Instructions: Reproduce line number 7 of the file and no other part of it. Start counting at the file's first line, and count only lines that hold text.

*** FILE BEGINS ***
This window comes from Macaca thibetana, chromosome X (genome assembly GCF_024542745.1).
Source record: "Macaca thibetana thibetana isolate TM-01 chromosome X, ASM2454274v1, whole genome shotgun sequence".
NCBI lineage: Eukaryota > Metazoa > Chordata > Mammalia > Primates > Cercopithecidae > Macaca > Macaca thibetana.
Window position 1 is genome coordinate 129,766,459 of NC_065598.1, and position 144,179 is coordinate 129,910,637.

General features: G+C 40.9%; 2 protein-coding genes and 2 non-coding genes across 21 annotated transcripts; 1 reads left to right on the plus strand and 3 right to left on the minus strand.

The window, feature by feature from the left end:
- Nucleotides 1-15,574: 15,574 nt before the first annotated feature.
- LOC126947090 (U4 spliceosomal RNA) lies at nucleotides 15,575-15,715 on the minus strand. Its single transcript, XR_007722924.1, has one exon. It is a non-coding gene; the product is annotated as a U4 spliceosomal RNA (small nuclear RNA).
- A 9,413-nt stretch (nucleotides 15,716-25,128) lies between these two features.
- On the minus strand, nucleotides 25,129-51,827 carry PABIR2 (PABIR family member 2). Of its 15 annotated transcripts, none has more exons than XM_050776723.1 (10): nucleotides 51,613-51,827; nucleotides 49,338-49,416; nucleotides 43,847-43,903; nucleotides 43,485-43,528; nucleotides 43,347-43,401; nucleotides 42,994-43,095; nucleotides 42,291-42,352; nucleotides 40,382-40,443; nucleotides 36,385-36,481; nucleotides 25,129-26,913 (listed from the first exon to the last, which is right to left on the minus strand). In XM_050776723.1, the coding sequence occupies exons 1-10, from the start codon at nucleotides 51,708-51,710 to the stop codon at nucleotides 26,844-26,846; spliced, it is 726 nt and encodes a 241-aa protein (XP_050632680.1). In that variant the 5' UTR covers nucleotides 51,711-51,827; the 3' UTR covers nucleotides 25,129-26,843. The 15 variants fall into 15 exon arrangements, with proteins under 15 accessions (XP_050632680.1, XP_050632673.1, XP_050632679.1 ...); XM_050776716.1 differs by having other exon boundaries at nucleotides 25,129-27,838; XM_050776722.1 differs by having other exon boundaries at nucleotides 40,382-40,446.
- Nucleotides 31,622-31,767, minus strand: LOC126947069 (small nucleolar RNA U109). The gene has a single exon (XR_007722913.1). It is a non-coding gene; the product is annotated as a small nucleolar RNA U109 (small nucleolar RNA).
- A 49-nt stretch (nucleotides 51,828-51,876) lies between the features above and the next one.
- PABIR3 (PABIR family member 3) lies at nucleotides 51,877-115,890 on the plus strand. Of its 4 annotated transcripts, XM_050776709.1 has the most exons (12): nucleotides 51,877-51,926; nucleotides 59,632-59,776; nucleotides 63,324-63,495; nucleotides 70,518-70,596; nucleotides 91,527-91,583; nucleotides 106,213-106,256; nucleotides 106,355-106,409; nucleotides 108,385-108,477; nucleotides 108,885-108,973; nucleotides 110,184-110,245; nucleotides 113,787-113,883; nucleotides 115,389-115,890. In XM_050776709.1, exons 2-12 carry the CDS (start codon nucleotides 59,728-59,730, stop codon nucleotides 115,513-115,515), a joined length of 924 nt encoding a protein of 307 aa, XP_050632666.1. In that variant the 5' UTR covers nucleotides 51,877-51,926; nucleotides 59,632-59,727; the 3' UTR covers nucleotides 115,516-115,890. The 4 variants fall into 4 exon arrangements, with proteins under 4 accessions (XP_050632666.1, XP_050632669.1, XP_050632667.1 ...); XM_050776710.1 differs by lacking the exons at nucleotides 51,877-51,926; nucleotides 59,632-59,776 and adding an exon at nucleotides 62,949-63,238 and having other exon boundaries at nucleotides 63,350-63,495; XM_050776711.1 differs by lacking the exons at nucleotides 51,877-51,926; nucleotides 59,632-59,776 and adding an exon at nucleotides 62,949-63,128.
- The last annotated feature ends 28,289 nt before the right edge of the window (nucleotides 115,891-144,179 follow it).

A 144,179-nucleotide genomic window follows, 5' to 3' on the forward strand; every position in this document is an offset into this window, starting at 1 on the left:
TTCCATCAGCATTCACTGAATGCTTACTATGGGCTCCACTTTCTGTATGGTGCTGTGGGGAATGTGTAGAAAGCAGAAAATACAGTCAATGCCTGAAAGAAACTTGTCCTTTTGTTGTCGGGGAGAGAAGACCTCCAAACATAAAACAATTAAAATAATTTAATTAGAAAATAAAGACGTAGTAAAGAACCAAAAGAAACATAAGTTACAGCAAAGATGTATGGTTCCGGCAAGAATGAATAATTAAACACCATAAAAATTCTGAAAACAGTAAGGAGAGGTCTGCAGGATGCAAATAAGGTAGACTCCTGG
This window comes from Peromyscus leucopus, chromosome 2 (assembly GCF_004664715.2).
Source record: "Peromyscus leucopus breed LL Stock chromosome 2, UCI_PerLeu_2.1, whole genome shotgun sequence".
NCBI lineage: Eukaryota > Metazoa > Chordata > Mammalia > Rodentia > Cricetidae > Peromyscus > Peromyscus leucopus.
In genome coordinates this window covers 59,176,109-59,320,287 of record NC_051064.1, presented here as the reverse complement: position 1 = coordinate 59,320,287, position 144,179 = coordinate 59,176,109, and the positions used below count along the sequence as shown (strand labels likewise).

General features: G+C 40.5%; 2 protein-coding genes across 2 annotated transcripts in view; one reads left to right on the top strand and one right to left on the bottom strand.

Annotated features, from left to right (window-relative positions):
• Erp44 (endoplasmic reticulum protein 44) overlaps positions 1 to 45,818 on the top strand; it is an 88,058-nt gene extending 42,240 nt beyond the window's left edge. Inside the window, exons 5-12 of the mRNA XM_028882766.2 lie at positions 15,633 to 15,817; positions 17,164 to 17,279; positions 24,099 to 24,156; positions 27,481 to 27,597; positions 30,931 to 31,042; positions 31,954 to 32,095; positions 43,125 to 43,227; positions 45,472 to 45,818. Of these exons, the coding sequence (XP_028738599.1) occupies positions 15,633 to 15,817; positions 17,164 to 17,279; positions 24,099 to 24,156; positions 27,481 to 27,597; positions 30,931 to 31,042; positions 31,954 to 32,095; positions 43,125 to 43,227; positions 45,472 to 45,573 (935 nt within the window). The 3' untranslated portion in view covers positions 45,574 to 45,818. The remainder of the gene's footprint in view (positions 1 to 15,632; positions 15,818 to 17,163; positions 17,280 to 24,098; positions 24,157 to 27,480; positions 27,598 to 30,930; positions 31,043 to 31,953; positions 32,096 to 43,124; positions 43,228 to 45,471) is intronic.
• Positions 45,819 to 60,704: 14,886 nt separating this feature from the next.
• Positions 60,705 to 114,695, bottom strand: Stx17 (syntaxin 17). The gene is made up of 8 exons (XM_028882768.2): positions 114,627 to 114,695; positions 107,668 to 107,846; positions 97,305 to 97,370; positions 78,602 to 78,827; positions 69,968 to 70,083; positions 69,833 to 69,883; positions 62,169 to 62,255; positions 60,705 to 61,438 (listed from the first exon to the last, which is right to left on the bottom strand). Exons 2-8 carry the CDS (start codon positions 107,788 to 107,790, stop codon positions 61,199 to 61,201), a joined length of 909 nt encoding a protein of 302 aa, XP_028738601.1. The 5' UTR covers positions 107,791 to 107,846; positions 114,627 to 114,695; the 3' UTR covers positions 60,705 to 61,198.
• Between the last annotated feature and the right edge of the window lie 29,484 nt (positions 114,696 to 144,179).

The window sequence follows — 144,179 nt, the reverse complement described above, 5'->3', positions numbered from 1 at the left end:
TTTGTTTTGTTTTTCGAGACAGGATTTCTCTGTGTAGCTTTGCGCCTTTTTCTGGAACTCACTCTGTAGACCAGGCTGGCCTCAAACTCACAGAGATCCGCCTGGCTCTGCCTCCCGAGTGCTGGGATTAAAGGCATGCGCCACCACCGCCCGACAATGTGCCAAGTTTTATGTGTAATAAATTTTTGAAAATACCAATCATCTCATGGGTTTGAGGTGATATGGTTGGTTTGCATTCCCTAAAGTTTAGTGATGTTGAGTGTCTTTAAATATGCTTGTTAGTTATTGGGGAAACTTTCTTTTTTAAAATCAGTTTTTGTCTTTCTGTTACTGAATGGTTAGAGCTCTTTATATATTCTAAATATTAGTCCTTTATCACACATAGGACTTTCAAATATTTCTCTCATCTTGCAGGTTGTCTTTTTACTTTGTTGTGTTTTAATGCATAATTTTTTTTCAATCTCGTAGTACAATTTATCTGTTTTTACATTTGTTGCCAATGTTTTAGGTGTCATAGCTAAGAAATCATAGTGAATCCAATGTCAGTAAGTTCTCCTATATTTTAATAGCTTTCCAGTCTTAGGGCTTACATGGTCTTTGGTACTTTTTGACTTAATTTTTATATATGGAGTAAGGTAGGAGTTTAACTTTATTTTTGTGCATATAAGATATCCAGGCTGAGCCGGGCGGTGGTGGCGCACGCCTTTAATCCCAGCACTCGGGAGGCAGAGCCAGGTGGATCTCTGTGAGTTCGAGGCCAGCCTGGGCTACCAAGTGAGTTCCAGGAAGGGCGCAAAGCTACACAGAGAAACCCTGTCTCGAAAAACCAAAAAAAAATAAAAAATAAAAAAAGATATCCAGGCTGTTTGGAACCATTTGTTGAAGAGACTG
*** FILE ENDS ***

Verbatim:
- Nucleotides 1-15,574: 15,574 nt before the first annotated feature.